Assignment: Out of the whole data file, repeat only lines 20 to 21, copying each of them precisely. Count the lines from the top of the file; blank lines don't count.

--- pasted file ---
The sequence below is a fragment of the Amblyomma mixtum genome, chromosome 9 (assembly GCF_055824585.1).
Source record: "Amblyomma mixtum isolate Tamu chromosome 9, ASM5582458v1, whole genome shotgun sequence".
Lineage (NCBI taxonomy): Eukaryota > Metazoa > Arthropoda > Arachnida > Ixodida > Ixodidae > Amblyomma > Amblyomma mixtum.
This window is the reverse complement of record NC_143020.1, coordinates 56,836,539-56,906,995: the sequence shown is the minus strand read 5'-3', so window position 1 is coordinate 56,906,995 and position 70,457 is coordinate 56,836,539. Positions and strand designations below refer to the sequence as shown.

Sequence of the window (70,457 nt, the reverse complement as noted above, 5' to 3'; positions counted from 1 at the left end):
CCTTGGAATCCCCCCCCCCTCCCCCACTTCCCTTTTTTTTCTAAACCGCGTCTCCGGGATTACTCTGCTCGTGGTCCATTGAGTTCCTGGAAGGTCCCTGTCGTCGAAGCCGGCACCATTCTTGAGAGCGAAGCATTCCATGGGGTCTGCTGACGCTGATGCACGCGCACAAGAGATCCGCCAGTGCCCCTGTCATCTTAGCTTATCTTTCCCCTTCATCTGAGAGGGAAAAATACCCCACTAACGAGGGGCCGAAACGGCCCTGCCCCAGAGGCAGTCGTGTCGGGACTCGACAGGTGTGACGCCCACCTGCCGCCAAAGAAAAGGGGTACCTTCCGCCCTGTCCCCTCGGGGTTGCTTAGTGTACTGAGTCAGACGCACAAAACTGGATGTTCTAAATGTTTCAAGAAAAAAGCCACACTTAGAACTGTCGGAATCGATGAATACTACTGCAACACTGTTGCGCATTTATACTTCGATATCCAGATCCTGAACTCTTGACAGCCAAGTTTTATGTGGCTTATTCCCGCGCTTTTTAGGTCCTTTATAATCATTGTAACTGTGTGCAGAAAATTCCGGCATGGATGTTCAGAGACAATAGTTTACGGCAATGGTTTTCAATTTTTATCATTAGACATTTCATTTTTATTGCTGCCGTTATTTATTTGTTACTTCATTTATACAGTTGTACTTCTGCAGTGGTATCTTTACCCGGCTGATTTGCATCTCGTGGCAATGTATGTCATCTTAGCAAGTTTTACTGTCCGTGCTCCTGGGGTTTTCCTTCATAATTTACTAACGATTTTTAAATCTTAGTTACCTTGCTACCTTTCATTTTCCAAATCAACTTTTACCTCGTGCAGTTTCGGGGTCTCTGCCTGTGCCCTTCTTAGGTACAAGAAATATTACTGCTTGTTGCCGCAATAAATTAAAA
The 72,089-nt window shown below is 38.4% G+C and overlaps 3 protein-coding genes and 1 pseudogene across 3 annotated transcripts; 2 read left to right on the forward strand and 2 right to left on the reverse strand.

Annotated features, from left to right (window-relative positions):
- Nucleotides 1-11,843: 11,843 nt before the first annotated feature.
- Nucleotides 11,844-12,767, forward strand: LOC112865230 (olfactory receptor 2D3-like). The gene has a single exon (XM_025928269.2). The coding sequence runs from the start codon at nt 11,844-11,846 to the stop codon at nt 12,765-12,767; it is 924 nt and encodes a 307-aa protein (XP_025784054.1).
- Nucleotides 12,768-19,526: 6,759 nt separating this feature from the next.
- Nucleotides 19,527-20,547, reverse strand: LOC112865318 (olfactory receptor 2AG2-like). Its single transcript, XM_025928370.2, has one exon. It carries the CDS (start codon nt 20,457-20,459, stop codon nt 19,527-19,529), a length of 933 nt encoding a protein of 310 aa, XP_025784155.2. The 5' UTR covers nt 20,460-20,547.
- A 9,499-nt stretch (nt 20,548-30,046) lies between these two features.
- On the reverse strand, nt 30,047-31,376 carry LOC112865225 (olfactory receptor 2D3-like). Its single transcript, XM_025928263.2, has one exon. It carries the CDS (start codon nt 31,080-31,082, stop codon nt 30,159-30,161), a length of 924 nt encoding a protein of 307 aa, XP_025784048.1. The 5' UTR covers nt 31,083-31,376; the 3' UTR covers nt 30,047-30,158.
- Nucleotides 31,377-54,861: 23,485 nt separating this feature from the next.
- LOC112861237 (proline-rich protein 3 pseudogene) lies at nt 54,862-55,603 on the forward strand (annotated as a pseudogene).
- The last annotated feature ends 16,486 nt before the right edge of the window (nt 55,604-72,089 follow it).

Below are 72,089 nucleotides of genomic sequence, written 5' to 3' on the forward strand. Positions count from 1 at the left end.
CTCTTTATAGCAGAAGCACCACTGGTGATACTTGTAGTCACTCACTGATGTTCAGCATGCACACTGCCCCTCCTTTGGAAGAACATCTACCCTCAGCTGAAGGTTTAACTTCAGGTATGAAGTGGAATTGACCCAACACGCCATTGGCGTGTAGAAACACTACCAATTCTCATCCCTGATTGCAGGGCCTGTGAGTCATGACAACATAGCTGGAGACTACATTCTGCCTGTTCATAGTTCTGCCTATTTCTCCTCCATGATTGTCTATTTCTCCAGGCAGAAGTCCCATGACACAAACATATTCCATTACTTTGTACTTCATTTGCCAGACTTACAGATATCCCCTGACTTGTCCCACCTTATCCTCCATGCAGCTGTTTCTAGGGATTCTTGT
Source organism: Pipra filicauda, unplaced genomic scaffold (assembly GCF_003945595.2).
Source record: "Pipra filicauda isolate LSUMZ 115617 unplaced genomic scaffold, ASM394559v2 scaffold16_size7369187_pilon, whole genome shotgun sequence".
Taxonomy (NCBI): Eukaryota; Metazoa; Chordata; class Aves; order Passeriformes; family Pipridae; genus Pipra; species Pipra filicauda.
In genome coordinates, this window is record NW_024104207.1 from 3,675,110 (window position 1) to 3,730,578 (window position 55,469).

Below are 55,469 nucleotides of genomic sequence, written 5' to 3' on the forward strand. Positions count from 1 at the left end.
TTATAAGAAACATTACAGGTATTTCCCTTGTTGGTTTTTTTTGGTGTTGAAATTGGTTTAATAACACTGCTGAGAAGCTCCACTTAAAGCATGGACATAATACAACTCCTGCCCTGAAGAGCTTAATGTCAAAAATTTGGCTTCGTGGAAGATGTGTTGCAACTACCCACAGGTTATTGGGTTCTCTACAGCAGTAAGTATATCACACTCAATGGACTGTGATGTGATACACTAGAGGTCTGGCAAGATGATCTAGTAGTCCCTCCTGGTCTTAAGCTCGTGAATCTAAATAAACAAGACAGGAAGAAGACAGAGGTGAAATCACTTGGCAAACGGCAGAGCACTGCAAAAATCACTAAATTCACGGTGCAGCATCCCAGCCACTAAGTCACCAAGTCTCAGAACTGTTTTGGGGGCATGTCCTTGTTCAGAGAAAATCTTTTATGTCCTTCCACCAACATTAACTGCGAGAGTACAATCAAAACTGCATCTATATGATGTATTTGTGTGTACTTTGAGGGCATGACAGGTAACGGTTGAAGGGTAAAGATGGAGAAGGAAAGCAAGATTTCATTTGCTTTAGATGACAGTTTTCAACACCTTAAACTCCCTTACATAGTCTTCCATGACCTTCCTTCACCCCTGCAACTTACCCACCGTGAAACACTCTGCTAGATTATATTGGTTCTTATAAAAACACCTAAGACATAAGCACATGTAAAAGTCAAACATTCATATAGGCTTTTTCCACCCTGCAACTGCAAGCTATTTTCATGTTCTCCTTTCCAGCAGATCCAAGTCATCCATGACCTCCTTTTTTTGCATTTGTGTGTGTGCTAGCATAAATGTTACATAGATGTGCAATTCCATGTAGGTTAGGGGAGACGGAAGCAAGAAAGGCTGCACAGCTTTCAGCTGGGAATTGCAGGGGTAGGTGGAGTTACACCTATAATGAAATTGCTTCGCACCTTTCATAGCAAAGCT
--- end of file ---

Source organism: Pipra filicauda, unplaced genomic scaffold (assembly GCF_003945595.2).
Source record: "Pipra filicauda isolate LSUMZ 115617 unplaced genomic scaffold, ASM394559v2 scaffold16_size7369187_pilon, whole genome shotgun sequence".